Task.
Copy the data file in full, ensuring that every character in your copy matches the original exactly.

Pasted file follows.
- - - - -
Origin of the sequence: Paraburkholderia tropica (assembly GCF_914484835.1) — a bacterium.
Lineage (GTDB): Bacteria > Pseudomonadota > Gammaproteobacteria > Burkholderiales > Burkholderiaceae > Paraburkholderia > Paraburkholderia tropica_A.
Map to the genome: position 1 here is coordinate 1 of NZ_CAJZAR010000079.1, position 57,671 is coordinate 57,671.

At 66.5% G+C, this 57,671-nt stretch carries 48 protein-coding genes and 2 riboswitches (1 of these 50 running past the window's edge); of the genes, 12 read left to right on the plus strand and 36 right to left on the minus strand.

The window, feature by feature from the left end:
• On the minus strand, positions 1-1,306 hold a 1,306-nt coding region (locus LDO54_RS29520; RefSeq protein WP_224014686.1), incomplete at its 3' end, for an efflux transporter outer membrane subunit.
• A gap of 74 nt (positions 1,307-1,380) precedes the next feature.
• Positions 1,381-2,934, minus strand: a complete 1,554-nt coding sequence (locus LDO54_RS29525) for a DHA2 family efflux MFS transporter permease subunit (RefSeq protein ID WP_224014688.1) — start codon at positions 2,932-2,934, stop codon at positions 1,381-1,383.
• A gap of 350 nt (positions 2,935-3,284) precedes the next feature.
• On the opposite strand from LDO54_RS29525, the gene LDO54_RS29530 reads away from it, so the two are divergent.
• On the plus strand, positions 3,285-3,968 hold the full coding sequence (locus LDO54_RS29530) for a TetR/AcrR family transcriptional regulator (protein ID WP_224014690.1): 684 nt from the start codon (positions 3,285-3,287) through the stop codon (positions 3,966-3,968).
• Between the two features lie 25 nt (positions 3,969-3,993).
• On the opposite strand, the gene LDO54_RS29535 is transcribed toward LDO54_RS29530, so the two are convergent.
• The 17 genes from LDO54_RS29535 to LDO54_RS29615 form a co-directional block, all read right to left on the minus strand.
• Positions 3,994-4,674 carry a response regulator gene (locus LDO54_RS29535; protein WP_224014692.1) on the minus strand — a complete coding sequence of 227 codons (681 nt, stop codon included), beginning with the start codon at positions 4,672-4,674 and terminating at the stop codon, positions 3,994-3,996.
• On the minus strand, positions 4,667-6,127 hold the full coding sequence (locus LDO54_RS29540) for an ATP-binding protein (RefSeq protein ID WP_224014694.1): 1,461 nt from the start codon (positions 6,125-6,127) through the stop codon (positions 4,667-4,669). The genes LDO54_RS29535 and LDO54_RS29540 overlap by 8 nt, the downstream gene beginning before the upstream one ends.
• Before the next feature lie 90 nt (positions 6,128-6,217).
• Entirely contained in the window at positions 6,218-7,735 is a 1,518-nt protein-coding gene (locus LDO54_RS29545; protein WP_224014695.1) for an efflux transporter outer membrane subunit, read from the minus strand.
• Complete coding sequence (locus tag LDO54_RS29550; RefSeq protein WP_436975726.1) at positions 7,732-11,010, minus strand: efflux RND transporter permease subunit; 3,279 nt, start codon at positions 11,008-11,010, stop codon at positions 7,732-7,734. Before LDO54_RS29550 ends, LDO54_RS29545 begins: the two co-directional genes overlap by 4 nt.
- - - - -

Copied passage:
Origin of the sequence: Paraburkholderia tropica (assembly GCF_914484835.1) — a bacterium.
Lineage (GTDB): Bacteria > Pseudomonadota > Gammaproteobacteria > Burkholderiales > Burkholderiaceae > Paraburkholderia > Paraburkholderia tropica_A.
Map to the genome: position 1 here is coordinate 1 of NZ_CAJZAR010000079.1, position 57,671 is coordinate 57,671.

At 66.5% G+C, this 57,671-nt stretch carries 48 protein-coding genes and 2 riboswitches (1 of these 50 running past the window's edge); of the genes, 12 read left to right on the plus strand and 36 right to left on the minus strand.

The window, feature by feature from the left end:
• On the minus strand, positions 1-1,306 hold a 1,306-nt coding region (locus LDO54_RS29520; RefSeq protein WP_224014686.1), incomplete at its 3' end, for an efflux transporter outer membrane subunit.
• A gap of 74 nt (positions 1,307-1,380) precedes the next feature.
• Positions 1,381-2,934, minus strand: a complete 1,554-nt coding sequence (locus LDO54_RS29525) for a DHA2 family efflux MFS transporter permease subunit (RefSeq protein ID WP_224014688.1) — start codon at positions 2,932-2,934, stop codon at positions 1,381-1,383.
• A gap of 350 nt (positions 2,935-3,284) precedes the next feature.
• On the opposite strand from LDO54_RS29525, the gene LDO54_RS29530 reads away from it, so the two are divergent.
• On the plus strand, positions 3,285-3,968 hold the full coding sequence (locus LDO54_RS29530) for a TetR/AcrR family transcriptional regulator (protein ID WP_224014690.1): 684 nt from the start codon (positions 3,285-3,287) through the stop codon (positions 3,966-3,968).
• Between the two features lie 25 nt (positions 3,969-3,993).
• On the opposite strand, the gene LDO54_RS29535 is transcribed toward LDO54_RS29530, so the two are convergent.
• The 17 genes from LDO54_RS29535 to LDO54_RS29615 form a co-directional block, all read right to left on the minus strand.
• Positions 3,994-4,674 carry a response regulator gene (locus LDO54_RS29535; protein WP_224014692.1) on the minus strand — a complete coding sequence of 227 codons (681 nt, stop codon included), beginning with the start codon at positions 4,672-4,674 and terminating at the stop codon, positions 3,994-3,996.
• On the minus strand, positions 4,667-6,127 hold the full coding sequence (locus LDO54_RS29540) for an ATP-binding protein (RefSeq protein ID WP_224014694.1): 1,461 nt from the start codon (positions 6,125-6,127) through the stop codon (positions 4,667-4,669). The genes LDO54_RS29535 and LDO54_RS29540 overlap by 8 nt, the downstream gene beginning before the upstream one ends.
• Before the next feature lie 90 nt (positions 6,128-6,217).
• Entirely contained in the window at positions 6,218-7,735 is a 1,518-nt protein-coding gene (locus LDO54_RS29545; protein WP_224014695.1) for an efflux transporter outer membrane subunit, read from the minus strand.
• Complete coding sequence (locus tag LDO54_RS29550; RefSeq protein WP_436975726.1) at positions 7,732-11,010, minus strand: efflux RND transporter permease subunit; 3,279 nt, start codon at positions 11,008-11,010, stop codon at positions 7,732-7,734. Before LDO54_RS29550 ends, LDO54_RS29545 begins: the two co-directional genes overlap by 4 nt.